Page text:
Amnesty dissent in Spain’s PSOE

Amnesty dissent in Spain's PSOE

JOAQUIN ALMUNIA: Former PSOE minister and European Commission vice-president opposes amnesty for separatists Photo credit: European Parliament/Pietro Naj Oleari

TO hear that the PSOE had expelled Nicolas Redondo was a shock for anyone familiar with 1980s’ politics.

It was doubly shocking because  he was secretary general of the Union General de Trabajadores (General Workers Union) between 1976 and 1994 and a PSOE MP in the national parliament between 1977 and 1987.  He died aged 95 in January this year.

In fact the expellee was his son Nicolas Redondo Terreros, former secretary general of the Partido Socialista de Euskadi (PSE), which is part of the PSOE.

Redondo was ejected owing to his “repeated disdain” for the party, a PSOE communique announced on September 14.

In other words, he did not approve of the amnesty which Cataluña’s pro-independence parties are demanding in return for supporting Pedro Sanchez’s investiture.

If the PSOE caved in to separatist demands, it would be responsible for brushing aside contemporary history’s most brilliant political period, Redondo declared.

“It can continue to call itself PSOE but it certainly will not be the party it was at the end of the last century.”

Party sources argued that he had been distanced from many PSOE policies “for years” although PSOE veterans like former president Felipe Gonzalez and his one-time sidekick Alfonso Guerra do not want to see Sanchez toying with the idea of amnesty.

Referring to Redondo’s expulsion, Gonzalez referred to his own tense relationhip  with Redondo senior during his presidency.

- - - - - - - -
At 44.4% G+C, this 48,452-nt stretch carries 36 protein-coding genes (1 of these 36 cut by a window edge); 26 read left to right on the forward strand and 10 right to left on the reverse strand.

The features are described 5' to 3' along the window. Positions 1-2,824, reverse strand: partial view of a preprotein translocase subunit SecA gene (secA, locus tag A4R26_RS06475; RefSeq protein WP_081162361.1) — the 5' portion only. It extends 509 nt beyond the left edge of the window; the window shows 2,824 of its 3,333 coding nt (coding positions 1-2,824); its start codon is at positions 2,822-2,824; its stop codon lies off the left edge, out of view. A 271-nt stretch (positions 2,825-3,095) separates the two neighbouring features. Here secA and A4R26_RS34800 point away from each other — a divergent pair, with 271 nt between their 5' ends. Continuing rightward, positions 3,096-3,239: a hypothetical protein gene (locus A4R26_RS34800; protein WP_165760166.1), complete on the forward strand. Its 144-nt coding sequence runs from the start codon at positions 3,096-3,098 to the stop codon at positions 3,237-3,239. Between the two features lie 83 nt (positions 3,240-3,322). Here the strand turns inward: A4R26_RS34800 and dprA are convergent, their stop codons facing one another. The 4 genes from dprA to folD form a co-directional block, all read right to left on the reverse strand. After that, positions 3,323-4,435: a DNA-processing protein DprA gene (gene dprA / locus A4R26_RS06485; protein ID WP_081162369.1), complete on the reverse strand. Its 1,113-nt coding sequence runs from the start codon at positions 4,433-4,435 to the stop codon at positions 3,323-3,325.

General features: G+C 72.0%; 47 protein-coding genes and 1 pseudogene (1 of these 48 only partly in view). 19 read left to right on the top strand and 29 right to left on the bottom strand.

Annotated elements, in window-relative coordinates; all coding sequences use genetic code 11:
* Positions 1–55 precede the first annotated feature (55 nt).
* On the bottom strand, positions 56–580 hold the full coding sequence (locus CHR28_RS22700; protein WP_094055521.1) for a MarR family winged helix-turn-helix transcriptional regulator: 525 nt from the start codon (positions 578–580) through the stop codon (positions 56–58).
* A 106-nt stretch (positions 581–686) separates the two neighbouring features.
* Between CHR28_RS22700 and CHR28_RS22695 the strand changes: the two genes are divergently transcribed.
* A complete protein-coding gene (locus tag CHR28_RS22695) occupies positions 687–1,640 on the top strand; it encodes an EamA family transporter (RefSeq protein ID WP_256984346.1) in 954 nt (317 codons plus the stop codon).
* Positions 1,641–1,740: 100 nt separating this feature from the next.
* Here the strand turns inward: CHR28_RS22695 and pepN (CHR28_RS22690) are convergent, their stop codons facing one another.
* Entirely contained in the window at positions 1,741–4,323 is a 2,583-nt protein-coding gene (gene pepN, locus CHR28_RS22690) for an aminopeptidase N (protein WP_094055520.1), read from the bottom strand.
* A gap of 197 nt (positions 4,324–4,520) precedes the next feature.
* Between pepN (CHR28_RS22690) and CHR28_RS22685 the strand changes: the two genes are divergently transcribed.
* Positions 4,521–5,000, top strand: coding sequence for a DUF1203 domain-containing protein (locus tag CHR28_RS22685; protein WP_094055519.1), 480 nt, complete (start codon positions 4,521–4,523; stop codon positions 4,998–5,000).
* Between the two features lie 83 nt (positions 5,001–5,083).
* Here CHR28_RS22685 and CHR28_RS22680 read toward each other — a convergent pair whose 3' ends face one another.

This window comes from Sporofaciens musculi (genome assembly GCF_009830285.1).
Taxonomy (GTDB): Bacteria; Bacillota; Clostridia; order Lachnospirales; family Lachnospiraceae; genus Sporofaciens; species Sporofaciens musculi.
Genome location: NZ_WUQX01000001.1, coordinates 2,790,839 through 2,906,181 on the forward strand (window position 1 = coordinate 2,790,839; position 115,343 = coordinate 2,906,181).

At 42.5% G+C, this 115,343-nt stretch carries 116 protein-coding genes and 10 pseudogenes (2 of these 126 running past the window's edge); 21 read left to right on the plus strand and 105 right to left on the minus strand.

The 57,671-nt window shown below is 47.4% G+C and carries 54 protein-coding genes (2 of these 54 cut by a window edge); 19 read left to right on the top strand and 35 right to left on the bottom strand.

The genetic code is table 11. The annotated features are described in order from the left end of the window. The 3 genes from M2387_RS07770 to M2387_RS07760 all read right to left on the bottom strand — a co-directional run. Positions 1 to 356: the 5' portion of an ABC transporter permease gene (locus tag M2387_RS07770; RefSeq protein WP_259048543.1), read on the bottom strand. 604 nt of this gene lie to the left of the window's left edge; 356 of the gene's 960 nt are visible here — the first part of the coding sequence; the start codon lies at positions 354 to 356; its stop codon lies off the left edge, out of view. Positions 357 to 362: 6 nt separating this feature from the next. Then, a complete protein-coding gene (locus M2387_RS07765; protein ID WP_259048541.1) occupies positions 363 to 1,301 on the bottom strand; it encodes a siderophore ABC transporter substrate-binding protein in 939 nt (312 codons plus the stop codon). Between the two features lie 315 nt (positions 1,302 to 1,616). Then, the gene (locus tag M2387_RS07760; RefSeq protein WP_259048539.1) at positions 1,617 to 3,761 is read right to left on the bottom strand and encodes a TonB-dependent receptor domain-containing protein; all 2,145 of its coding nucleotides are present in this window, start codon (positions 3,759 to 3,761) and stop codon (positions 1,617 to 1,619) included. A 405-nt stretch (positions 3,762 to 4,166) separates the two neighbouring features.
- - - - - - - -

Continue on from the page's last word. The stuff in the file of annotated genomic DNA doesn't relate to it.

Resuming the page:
“His father called a general strike over pension reform while he was an MP,” he said.  “It never occurred to me to punish him with expulsion and that was for something serious, not an opinion.”

To the unconcealed satisfaction of the Partido Popular, Redondon, Guerra and Gonzalez are not alone.

Joaquin Almunia, former PSOE secretary general, minister in two Felipe Gonzalez governments, as well as vice-president of the European Commission from 2009 until 2014, has said that “from the point of view of society in general, the conditions are not suitable.”

Almunia has also asked the PSOE to demand a “political rectification” from former regional president, Carles Puigdemont, for the harm inflicted on Catalan society by the October 2017 UDI and the effects of the Proces.

Javier Lamban, regional president of Aragon until the May 28 elections, is equally critical of the PSOE’s negotiations with Junts per Catalunya and Sanchez’s dalliance with amnesty.

“There is no place at all for it in the Constitution and it would set the Spanish on a very dangerous path,” Lamban has said.

Another PSOE baron, Emiliano Garcia-Page, who was re-elected as Castilla-La Mancha’s regional president in May, complained that the party had told voters that amnesty was not compatible with the Constitution.

“Changing from one day to the next is enormously serious,” Garcia-Page insisted.

Jose Maria Rodriguez de la Borbolla, Andalucia’s regional president between 1984 and 1990, has described tinkering with the Constitution to enable the amnesty as the first steps in a “a conscious process to deconstruct Spain’s constitutional state.”

All of which puts Pedro Sanchez in a position where he’s damned if he grants an amnesty and damned if he doesn’t, because he will lose the investiture.  And that opens the door to another election which he could lose by a bigger margin than the July 23 poll.

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Written by

Linda Hall

Originally from the UK, Linda is based in Valenca province and is a reporter for The Euro Weekly News covering local news. Got a news story you want to share? Then get in touch at